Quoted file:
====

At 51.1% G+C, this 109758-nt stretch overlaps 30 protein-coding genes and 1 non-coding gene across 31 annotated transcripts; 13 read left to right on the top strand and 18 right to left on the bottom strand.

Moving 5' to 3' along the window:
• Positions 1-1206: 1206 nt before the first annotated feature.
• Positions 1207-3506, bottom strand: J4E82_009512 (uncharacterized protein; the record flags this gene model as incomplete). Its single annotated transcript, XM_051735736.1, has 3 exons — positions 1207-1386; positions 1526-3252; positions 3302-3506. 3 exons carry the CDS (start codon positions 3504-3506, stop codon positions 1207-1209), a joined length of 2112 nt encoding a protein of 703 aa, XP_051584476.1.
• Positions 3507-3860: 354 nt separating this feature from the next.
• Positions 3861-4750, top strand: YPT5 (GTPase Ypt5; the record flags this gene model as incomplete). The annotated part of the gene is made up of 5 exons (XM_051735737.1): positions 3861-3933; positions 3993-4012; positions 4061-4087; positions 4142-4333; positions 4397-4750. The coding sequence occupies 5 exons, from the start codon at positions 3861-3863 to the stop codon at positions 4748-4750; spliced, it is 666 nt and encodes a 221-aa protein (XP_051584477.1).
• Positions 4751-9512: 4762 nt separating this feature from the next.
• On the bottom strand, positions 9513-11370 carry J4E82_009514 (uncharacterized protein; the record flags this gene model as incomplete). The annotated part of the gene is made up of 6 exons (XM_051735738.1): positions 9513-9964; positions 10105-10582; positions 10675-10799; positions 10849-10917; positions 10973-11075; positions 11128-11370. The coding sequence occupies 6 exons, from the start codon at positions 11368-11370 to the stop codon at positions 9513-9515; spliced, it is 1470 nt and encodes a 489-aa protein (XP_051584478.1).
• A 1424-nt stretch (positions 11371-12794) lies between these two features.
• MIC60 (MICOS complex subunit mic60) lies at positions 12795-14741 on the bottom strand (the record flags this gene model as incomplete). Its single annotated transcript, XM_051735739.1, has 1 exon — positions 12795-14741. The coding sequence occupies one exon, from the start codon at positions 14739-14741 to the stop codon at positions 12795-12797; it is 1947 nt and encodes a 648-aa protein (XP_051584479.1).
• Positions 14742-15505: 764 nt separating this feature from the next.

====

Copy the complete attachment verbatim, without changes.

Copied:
At 51.1% G+C, this 109758-nt stretch overlaps 30 protein-coding genes and 1 non-coding gene across 31 annotated transcripts; 13 read left to right on the top strand and 18 right to left on the bottom strand.

Moving 5' to 3' along the window:
• Positions 1-1206: 1206 nt before the first annotated feature.
• Positions 1207-3506, bottom strand: J4E82_009512 (uncharacterized protein; the record flags this gene model as incomplete). Its single annotated transcript, XM_051735736.1, has 3 exons — positions 1207-1386; positions 1526-3252; positions 3302-3506. 3 exons carry the CDS (start codon positions 3504-3506, stop codon positions 1207-1209), a joined length of 2112 nt encoding a protein of 703 aa, XP_051584476.1.
• Positions 3507-3860: 354 nt separating this feature from the next.
• Positions 3861-4750, top strand: YPT5 (GTPase Ypt5; the record flags this gene model as incomplete). The annotated part of the gene is made up of 5 exons (XM_051735737.1): positions 3861-3933; positions 3993-4012; positions 4061-4087; positions 4142-4333; positions 4397-4750. The coding sequence occupies 5 exons, from the start codon at positions 3861-3863 to the stop codon at positions 4748-4750; spliced, it is 666 nt and encodes a 221-aa protein (XP_051584477.1).
• Positions 4751-9512: 4762 nt separating this feature from the next.
• On the bottom strand, positions 9513-11370 carry J4E82_009514 (uncharacterized protein; the record flags this gene model as incomplete). The annotated part of the gene is made up of 6 exons (XM_051735738.1): positions 9513-9964; positions 10105-10582; positions 10675-10799; positions 10849-10917; positions 10973-11075; positions 11128-11370. The coding sequence occupies 6 exons, from the start codon at positions 11368-11370 to the stop codon at positions 9513-9515; spliced, it is 1470 nt and encodes a 489-aa protein (XP_051584478.1).
• A 1424-nt stretch (positions 11371-12794) lies between these two features.
• MIC60 (MICOS complex subunit mic60) lies at positions 12795-14741 on the bottom strand (the record flags this gene model as incomplete). Its single annotated transcript, XM_051735739.1, has 1 exon — positions 12795-14741. The coding sequence occupies one exon, from the start codon at positions 14739-14741 to the stop codon at positions 12795-12797; it is 1947 nt and encodes a 648-aa protein (XP_051584479.1).
• Positions 14742-15505: 764 nt separating this feature from the next.